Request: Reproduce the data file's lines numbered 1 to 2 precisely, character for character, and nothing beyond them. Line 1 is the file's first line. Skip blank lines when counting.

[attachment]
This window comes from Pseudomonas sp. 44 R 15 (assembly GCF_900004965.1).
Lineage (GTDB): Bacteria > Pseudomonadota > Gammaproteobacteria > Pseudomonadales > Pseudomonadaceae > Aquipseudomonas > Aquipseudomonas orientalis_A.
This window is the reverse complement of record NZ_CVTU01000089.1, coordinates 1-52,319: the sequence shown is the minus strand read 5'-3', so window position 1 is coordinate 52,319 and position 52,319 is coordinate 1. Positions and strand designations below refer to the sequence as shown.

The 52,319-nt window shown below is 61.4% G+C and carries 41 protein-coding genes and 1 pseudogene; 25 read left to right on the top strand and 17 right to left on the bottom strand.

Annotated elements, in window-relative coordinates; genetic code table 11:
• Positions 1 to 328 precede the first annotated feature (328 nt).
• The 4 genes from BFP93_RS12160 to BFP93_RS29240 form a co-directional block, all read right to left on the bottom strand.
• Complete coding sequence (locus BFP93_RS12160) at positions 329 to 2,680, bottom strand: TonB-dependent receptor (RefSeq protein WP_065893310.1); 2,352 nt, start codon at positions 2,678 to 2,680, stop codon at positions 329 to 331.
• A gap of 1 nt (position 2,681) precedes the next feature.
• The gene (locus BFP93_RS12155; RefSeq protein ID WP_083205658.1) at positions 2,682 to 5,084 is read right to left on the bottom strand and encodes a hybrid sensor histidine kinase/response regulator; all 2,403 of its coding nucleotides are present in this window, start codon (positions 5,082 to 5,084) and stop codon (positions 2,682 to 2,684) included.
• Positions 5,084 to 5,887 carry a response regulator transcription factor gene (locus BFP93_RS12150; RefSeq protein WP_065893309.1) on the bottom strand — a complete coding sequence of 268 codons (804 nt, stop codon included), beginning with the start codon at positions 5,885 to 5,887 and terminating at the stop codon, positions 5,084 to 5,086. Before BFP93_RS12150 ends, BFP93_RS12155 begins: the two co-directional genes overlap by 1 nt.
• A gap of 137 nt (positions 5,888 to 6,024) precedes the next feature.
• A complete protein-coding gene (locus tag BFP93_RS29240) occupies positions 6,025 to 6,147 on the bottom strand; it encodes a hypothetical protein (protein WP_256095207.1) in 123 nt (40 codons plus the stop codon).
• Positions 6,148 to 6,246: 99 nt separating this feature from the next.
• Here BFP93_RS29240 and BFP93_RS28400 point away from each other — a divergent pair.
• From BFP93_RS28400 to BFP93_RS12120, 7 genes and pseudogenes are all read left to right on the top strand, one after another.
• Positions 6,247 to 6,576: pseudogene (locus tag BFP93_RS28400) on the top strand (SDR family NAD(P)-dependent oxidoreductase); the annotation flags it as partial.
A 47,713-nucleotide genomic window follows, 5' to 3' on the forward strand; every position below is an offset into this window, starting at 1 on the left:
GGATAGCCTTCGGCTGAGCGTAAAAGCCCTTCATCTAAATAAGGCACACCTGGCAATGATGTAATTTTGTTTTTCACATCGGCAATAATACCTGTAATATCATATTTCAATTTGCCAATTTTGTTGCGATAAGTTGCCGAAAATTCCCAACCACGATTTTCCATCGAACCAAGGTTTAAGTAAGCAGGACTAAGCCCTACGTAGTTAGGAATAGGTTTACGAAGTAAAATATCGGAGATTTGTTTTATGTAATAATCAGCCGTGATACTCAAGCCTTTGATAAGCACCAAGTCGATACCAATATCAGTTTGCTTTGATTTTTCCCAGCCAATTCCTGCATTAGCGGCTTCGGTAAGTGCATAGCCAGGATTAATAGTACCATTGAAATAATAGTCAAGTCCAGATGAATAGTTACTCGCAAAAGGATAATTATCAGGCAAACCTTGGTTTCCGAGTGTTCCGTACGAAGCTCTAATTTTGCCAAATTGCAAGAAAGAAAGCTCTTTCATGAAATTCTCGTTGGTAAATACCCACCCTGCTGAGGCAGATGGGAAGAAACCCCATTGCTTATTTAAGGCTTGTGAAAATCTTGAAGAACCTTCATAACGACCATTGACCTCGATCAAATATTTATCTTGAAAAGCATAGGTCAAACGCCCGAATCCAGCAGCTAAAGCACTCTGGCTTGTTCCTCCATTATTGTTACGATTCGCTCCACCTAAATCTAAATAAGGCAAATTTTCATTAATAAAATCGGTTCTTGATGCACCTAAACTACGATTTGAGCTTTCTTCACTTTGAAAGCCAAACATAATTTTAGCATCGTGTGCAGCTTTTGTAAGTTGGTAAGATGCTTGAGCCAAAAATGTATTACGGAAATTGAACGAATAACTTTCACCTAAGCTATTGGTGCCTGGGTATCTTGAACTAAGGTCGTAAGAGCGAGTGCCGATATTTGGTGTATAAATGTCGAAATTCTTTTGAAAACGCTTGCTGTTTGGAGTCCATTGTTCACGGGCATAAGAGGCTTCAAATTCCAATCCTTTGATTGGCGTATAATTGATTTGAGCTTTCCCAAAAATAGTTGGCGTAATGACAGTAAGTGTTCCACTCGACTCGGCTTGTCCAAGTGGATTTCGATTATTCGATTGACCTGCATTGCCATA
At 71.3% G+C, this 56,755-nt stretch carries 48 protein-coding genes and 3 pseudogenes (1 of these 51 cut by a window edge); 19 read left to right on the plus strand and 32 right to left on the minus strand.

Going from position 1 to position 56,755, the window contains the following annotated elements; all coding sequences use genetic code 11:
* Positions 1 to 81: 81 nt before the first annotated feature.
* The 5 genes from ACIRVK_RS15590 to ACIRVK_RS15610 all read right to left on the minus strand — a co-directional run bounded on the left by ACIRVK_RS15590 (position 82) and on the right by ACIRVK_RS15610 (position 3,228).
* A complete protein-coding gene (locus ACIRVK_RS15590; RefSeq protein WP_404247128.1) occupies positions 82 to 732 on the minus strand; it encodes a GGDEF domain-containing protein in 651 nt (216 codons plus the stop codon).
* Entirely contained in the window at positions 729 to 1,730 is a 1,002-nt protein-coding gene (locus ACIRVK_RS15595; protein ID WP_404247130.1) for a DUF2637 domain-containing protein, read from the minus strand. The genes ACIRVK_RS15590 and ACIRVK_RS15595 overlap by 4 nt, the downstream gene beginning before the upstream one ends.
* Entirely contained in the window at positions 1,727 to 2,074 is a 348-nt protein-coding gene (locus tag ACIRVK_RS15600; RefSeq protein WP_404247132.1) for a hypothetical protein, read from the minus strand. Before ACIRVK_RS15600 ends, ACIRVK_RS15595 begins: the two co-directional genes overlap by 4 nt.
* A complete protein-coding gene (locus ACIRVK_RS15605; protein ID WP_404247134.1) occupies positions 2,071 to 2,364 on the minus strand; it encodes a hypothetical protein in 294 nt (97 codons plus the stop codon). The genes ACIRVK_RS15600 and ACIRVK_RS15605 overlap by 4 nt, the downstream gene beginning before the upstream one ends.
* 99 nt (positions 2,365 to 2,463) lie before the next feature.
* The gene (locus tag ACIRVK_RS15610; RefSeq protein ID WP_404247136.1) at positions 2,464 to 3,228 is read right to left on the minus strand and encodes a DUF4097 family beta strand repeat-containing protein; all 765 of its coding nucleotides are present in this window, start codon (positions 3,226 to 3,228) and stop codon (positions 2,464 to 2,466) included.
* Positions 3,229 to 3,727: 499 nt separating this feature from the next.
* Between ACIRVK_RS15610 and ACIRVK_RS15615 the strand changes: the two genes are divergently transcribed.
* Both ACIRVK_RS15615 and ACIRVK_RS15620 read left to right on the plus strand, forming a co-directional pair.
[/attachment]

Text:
This window comes from Pseudomonas sp. 44 R 15 (assembly GCF_900004965.1).
Lineage (GTDB): Bacteria > Pseudomonadota > Gammaproteobacteria > Pseudomonadales > Pseudomonadaceae > Aquipseudomonas > Aquipseudomonas orientalis_A.